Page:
Justia Family Law Opinion Summaries

Articles Posted in Washington Supreme Court
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In 2018, a dependency petition was filed alleging that A.M.-S' father had physically abused the child. Although the father denied the allegations against him, he stipulated to a finding of dependency “given the nature of the allegations and the possibility of criminal charges.” The court ordered the father to engage in a “[p]sychological evaluation with a parenting component” and reserved ruling on other possible evaluations. The father asked the trial court to go beyond the RCW 26.44.053(2)'s requirements and prohibit not only the “use” of his statements during his court-ordered evaluation but also any “derivative use” of those statements in connection with a dependency hearing. The county prosecutor objected, and the trial court denied the father’s motion. The Court of Appeals unanimously affirmed in a published opinion. The Washington Supreme Court affirmed the Court of Appeals: under these circumstances, the trial court was not required to grant derivative use immunity over the prosecutor’s objection. View "In re Dependency of A.M.-S." on Justia Law

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The "[Indian Child Welfare Act] ICWA and [Washington State Indian Child Welfare Act] WICWA were enacted to remedy the historical and persistent state-sponsored destruction of Native families and communities. . . . The acts provide specific protections for Native children in child welfare proceedings and are aimed at preserving the children’s relationships with their families, Native communities, and identities. The acts also require states to send notice to tribes so that tribes may exercise their independent rights and interests to protect their children and, in turn, the continuing existence of tribes as thriving communities for generations to come." At issue in this case was whether the trial court had “reason to know” that M.G and Z.G. were Indian children at a 72-hour shelter care hearing. The Washington Supreme Court held that a trial court had “reason to know” that a child was an Indian child when a participant in the proceeding indicates that the child has tribal heritage. "We respect that tribes determine membership exclusively, and state courts cannot establish who is or is not eligible for tribal membership on their own." The Court held that an indication of tribal heritage was sufficient to satisfy the “reason to know” standard. Here, participants in a shelter care hearing indicated that M.G. and Z.G. had tribal heritage. The trial court had “reason to know” that M.G. and Z.G. were Indian children, and it erred by failing to apply ICWA and WICWA standards to the proceeding. View "In re Dependency of Z.J.G." on Justia Law

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In 2018, the Washington Department of Children, Youth and Families (Department) moved to terminate J.J.'s parental rights to her three children. After closing arguments, the trial court orally ruled that the Department had not met its burden to prove by clear, cogent, and convincing evidence that the Department had offered all necessary services or that there was no reasonable likelihood of J.J. correcting her parental deficiencies in the near future. But instead of dismissing the termination petition, the trial court continued the trial without entering any findings of fact or conclusions of law. Two months later, the trial court heard more evidence and then terminated J.J.’s parental rights to all three of her children. J.J. appealed, arguing that the trial court violated her right to due process when it continued the trial after finding that the Department had not met its burden of proof. The Court of Appeals affirmed the termination. The Washington Supreme Court reversed the Court of Appeals and dismissed the termination petition, holding the trial court indeed violated J.J.’s right to due process when it continued the trial after finding the Department had not met its burden of proof. View "In re Welfare of D.E." on Justia Law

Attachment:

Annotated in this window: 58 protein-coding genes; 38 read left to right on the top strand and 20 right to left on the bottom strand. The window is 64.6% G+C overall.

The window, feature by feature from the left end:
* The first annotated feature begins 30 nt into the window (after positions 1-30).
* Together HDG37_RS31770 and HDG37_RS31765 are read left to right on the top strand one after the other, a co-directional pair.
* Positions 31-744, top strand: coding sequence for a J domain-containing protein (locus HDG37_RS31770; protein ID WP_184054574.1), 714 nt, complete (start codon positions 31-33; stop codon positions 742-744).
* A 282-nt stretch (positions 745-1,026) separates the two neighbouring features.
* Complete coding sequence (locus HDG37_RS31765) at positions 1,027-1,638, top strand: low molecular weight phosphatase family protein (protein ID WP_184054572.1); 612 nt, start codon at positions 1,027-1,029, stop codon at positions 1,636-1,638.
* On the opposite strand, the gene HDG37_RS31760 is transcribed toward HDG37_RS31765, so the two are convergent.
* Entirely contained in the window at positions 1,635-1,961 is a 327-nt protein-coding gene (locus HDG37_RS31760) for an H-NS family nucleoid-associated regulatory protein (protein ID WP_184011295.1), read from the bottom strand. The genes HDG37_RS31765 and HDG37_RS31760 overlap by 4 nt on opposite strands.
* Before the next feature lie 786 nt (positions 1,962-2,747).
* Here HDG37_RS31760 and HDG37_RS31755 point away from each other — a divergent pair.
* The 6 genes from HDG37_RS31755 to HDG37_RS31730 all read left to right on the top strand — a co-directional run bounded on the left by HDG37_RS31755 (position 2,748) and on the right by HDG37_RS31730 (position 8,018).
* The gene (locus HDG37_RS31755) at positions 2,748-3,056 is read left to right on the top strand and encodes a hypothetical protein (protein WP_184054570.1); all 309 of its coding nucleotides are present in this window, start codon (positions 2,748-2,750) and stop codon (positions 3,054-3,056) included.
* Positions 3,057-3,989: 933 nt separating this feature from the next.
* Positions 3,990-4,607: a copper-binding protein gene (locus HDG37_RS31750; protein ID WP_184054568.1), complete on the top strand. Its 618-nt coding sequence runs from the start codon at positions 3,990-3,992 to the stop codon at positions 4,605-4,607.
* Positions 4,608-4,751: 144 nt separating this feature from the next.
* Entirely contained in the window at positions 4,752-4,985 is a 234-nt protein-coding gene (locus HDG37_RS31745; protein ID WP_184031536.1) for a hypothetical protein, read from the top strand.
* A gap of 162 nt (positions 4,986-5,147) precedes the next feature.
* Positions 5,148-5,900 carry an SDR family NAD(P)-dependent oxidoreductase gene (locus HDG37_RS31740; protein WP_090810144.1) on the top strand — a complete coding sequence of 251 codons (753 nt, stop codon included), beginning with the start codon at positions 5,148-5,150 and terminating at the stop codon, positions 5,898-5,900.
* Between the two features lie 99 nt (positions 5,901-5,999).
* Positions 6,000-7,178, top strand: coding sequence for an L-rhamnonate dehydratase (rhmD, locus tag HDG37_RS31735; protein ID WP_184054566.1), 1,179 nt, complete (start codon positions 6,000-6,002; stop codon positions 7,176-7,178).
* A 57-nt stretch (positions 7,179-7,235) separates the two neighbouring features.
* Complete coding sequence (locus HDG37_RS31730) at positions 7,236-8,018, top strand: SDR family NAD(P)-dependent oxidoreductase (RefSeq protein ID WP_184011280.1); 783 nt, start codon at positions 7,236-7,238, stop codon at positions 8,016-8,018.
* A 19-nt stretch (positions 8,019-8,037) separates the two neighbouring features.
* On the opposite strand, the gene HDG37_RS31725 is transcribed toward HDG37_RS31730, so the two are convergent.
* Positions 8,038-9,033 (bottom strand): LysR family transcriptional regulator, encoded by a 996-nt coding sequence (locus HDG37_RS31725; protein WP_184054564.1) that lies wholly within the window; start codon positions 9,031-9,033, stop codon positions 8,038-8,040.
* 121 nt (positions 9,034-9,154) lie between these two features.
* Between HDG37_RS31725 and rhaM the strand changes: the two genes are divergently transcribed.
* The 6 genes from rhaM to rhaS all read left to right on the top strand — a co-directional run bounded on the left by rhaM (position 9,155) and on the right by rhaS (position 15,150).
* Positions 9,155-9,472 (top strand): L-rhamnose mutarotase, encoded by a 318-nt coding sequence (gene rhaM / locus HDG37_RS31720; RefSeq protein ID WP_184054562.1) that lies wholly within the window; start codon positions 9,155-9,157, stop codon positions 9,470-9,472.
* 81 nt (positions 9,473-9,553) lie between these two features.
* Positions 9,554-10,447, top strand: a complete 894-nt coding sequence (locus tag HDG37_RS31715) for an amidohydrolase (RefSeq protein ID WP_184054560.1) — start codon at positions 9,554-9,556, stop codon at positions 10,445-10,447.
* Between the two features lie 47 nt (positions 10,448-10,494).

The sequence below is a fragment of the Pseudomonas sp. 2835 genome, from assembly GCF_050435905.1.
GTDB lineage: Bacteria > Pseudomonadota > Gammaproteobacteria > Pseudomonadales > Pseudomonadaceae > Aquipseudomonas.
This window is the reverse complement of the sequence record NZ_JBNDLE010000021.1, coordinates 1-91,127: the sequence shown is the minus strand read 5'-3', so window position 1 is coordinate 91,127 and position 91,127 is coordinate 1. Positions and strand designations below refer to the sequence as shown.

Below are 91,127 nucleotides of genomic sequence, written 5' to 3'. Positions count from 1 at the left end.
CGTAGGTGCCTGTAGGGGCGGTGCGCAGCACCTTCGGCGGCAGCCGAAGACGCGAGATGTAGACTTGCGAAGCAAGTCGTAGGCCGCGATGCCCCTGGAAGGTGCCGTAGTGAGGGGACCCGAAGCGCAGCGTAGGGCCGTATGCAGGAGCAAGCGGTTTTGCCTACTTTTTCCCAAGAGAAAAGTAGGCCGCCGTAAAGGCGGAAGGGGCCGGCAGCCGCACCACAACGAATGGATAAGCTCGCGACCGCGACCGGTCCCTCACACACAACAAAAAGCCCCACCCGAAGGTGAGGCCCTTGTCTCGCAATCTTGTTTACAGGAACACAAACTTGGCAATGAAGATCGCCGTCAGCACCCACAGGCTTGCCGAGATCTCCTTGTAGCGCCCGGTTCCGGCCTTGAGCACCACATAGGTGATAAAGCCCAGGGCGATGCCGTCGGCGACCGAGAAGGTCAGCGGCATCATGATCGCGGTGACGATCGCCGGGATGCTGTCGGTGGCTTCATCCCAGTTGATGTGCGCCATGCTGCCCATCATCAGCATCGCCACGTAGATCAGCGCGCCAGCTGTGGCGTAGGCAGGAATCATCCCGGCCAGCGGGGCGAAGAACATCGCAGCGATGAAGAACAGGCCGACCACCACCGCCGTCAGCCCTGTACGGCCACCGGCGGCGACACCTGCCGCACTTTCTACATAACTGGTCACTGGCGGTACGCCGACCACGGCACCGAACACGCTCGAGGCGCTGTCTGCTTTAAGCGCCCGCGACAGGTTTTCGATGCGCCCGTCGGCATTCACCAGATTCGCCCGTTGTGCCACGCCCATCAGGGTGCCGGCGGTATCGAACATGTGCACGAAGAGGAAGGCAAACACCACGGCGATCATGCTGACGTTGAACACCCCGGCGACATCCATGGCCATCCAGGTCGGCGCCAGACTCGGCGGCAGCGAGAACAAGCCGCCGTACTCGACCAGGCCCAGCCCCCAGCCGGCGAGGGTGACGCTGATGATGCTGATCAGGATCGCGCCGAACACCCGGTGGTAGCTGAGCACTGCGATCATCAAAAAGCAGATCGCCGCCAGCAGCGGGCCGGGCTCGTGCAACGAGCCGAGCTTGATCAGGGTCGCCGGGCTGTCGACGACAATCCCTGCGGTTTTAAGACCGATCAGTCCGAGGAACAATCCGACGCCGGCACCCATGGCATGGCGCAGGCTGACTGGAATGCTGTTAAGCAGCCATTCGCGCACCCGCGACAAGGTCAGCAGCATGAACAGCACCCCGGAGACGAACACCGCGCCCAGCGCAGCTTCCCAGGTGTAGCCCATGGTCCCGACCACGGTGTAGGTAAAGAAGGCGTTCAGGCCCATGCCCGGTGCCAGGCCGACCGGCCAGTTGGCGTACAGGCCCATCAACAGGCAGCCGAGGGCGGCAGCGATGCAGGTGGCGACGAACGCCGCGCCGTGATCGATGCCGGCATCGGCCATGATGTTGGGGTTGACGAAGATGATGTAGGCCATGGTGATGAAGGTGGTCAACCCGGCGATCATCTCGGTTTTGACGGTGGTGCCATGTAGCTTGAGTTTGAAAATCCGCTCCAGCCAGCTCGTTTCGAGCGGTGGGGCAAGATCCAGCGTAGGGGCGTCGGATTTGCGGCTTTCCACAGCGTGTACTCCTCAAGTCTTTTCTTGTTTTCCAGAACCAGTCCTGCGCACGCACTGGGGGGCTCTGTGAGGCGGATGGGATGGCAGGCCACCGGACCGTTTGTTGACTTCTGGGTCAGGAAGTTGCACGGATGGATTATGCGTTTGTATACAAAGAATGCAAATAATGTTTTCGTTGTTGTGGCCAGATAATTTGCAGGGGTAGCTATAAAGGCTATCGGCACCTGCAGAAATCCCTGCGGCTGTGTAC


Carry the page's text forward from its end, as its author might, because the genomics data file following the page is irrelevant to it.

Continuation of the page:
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The juvenile court terminated N.B.’s parental rights to his son, M.B., while N.B. was incarcerated. N.B. made clear that he strongly desired to participate in the termination trial by phone or in person. Despite this, most of the three-day trial occurred in his absence. N.B. was allowed to appear only by phone and for only a portion of the third day. Under the circumstances, the Washington Supreme Court concluded this was not fair and violated due process. The Court therefore reversed termination and remanded for a new trial. View "In re Welfare of M.B." on Justia Law

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The issue case raised centered whether the Washington Department of Social and Health Services (Department) fulfilled its statutory obligation under RCW 13.34.180(1)(d) to provide a mother necessary services before terminating her parental rights. B.B., the mother of D.H., S.T., L.L., and T.L., had her parental rights terminated after a nearly three-year long dependency. B.B. contended that the Department failed to provide her timely dialectical behavior therapy (DBT) and neuropsychological services and that the parenting education services she received were not properly tailored to her mental health needs. A Court of Appeals commissioner affirmed the termination, finding that the Department provided and properly tailored all necessary services to B.B. After review, the Washington Supreme Court affirmed, finding substantial evidence supported the trial court’s finding that all necessary and ordered services were offered or provided. View "In re Parental Rights to D.H." on Justia Law